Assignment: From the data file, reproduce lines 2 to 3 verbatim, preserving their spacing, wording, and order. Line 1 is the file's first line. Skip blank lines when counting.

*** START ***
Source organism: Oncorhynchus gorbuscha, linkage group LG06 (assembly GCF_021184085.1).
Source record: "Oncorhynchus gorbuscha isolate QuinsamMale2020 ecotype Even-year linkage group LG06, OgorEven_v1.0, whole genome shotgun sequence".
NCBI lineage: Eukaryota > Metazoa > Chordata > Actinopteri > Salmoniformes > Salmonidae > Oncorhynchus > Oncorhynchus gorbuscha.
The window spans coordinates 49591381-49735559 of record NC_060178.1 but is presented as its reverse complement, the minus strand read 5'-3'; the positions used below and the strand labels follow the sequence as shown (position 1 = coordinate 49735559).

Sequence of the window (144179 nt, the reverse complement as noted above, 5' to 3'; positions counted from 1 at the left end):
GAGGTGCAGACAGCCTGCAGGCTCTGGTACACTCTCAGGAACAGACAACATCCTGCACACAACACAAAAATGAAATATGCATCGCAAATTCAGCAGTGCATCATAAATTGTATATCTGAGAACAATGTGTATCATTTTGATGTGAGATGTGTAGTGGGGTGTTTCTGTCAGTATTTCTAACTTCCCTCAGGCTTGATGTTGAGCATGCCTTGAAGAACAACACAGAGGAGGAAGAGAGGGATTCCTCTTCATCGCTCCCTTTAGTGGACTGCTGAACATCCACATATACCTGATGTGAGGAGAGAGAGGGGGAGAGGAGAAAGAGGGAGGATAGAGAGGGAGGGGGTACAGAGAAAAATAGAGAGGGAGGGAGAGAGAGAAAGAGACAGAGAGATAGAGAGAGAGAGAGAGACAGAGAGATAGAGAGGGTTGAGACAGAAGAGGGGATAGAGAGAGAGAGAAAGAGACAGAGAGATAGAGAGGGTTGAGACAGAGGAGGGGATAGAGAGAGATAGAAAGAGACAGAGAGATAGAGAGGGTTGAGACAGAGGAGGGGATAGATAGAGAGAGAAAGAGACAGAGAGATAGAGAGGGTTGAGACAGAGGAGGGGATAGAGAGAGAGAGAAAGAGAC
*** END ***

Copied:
Source record: "Oncorhynchus gorbuscha isolate QuinsamMale2020 ecotype Even-year linkage group LG06, OgorEven_v1.0, whole genome shotgun sequence".
NCBI lineage: Eukaryota > Metazoa > Chordata > Actinopteri > Salmoniformes > Salmonidae > Oncorhynchus > Oncorhynchus gorbuscha.